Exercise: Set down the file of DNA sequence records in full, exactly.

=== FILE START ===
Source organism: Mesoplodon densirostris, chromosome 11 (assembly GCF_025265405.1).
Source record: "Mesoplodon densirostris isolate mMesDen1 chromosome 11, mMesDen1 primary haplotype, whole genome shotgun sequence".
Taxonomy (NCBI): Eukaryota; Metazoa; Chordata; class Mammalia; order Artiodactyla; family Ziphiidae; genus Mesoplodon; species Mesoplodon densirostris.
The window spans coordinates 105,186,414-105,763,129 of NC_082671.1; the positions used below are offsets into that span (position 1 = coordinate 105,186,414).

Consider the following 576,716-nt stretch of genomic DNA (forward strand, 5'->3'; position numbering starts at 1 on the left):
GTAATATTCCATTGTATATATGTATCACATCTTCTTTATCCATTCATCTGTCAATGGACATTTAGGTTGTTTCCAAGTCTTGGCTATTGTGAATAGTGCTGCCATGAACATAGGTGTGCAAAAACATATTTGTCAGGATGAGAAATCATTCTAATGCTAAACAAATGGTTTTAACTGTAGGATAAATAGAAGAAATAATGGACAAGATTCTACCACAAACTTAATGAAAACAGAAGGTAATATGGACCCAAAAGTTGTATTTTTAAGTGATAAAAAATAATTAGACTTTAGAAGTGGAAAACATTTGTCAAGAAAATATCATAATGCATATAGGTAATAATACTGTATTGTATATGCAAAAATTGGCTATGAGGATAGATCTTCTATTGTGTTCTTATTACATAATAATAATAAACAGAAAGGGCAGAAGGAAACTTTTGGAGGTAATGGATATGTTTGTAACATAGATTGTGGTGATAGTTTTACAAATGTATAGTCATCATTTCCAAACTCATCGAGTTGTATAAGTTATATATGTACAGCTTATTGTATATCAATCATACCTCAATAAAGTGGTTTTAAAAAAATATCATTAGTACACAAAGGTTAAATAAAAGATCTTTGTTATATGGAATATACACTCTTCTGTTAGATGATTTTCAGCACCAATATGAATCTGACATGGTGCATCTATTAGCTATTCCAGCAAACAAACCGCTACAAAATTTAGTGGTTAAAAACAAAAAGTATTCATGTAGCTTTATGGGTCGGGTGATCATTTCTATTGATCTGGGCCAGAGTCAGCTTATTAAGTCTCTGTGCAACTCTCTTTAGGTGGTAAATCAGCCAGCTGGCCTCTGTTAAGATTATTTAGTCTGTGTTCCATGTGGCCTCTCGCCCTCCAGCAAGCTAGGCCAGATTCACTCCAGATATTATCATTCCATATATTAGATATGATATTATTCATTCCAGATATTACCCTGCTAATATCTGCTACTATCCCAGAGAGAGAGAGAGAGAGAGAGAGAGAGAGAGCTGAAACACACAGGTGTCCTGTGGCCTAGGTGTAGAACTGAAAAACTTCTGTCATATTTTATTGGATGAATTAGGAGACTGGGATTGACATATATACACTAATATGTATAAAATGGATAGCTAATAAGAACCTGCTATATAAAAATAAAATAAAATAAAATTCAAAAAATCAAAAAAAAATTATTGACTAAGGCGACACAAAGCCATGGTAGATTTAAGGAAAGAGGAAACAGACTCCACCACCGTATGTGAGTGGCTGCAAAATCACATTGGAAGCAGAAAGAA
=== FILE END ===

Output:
Source organism: Mesoplodon densirostris, chromosome 11 (assembly GCF_025265405.1).
Source record: "Mesoplodon densirostris isolate mMesDen1 chromosome 11, mMesDen1 primary haplotype, whole genome shotgun sequence".
Taxonomy (NCBI): Eukaryota; Metazoa; Chordata; class Mammalia; order Artiodactyla; family Ziphiidae; genus Mesoplodon; species Mesoplodon densirostris.
The window spans coordinates 105,186,414-105,763,129 of NC_082671.1; the positions used below are offsets into that span (position 1 = coordinate 105,186,414).

Consider the following 576,716-nt stretch of genomic DNA (forward strand, 5'->3'; position numbering starts at 1 on the left):
GTAATATTCCATTGTATATATGTATCACATCTTCTTTATCCATTCATCTGTCAATGGACATTTAGGTTGTTTCCAAGTCTTGGCTATTGTGAATAGTGCTGCCATGAACATAGGTGTGCAAAAACATATTTGTCAGGATGAGAAATCATTCTAATGCTAAACAAATGGTTTTAACTGTAGGATAAATAGAAGAAATAATGGACAAGATTCTACCACAAACTTAATGAAAACAGAAGGTAATATGGACCCAAAAGTTGTATTTTTAAGTGATAAAAAATAATTAGACTTTAGAAGTGGAAAACATTTGTCAAGAAAATATCATAATGCATATAGGTAATAATACTGTATTGTATATGCAAAAATTGGCTATGAGGATAGATCTTCTATTGTGTTCTTATTACATAATAATAATAAACAGAAAGGGCAGAAGGAAACTTTTGGAGGTAATGGATATGTTTGTAACATAGATTGTGGTGATAGTTTTACAAATGTATAGTCATCATTTCCAAACTCATCGAGTTGTATAAGTTATATATGTACAGCTTATTGTATATCAATCATACCTCAATAAAGTGGTTTTAAAAAAATATCATTAGTACACAAAGGTTAAATAAAAGATCTTTGTTATATGGAATATACACTCTTCTGTTAGATGATTTTCAGCACCAATATGAATCTGACATGGTGCATCTATTAGCTATTCCAGCAAACAAACCGCTACAAAATTTAGTGGTTAAAAACAAAAAGTATTCATGTAGCTTTATGGGTCGGGTGATCATTTCTATTGATCTGGGCCAGAGTCAGCTTATTAAGTCTCTGTGCAACTCTCTTTAGGTGGTAAATCAGCCAGCTGGCCTCTGTTAAGATTATTTAGTCTGTGTTCCATGTGGCCTCTCGCCCTCCAGCAAGCTAGGCCAGATTCACTCCAGATATTATCATTCCATATATTAGATATGATATTATTCATTCCAGATATTACCCTGCTAATATCTGCTACTATCCCAGAGAGAGAGAGAGAGAGAGAGAGAGAGAGAGCTGAAACACACAGGTGTCCTGTGGCCTAGGTGTAGAACTGAAAAACTTCTGTCATATTTTATTGGATGAATTAGGAGACTGGGATTGACATATATACACTAATATGTATAAAATGGATAGCTAATAAGAACCTGCTATATAAAAATAAAATAAAATAAAATTCAAAAAATCAAAAAAAAATTATTGACTAAGGCGACACAAAGCCATGGTAGATTTAAGGAAAGAGGAAACAGACTCCACCACCGTATGTGAGTGGCTGCAAAATCACATTGGAAGCAGAAAGAA